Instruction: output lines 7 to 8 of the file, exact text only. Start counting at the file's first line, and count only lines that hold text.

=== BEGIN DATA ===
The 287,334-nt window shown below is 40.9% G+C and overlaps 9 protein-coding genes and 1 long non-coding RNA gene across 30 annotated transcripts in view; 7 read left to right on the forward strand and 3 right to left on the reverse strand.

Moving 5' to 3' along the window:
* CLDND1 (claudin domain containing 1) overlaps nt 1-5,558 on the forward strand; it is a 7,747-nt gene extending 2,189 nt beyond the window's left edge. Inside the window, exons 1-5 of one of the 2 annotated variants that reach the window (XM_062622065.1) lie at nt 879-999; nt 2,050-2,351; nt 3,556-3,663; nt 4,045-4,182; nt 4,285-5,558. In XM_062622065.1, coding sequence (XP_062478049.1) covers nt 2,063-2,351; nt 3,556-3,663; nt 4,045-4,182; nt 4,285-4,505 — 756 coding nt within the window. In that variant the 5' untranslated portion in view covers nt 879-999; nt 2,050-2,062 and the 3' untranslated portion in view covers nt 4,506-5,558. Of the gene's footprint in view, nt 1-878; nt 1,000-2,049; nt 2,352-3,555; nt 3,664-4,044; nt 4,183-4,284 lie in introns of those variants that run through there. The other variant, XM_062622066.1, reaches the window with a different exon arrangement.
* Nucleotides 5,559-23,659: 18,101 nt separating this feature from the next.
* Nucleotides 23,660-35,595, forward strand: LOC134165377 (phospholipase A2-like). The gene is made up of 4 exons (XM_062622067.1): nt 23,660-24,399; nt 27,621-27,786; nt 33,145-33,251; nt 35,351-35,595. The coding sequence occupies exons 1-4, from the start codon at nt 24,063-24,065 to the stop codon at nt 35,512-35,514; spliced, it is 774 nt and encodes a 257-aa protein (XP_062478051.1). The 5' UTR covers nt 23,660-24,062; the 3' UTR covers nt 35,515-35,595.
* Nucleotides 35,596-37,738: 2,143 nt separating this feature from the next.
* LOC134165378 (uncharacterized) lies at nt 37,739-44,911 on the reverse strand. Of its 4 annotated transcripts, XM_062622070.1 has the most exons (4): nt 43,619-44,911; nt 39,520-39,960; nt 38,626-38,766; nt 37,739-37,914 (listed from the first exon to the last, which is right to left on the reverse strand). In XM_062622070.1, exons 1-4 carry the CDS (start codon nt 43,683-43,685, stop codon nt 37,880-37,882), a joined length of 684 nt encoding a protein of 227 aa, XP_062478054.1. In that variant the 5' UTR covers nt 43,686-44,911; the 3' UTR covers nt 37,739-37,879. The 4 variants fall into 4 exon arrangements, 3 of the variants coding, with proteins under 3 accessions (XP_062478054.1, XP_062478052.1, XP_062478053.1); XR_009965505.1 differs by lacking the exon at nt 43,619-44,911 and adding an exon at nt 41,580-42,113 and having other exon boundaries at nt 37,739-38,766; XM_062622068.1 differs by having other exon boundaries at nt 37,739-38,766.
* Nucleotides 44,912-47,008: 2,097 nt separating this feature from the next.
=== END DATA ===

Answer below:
* LOC134165378 (uncharacterized) lies at nt 37,739-44,911 on the reverse strand. Of its 4 annotated transcripts, XM_062622070.1 has the most exons (4): nt 43,619-44,911; nt 39,520-39,960; nt 38,626-38,766; nt 37,739-37,914 (listed from the first exon to the last, which is right to left on the reverse strand). In XM_062622070.1, exons 1-4 carry the CDS (start codon nt 43,683-43,685, stop codon nt 37,880-37,882), a joined length of 684 nt encoding a protein of 227 aa, XP_062478054.1. In that variant the 5' UTR covers nt 43,686-44,911; the 3' UTR covers nt 37,739-37,879. The 4 variants fall into 4 exon arrangements, 3 of the variants coding, with proteins under 3 accessions (XP_062478054.1, XP_062478052.1, XP_062478053.1); XR_009965505.1 differs by lacking the exon at nt 43,619-44,911 and adding an exon at nt 41,580-42,113 and having other exon boundaries at nt 37,739-38,766; XM_062622068.1 differs by having other exon boundaries at nt 37,739-38,766.
* Nucleotides 44,912-47,008: 2,097 nt separating this feature from the next.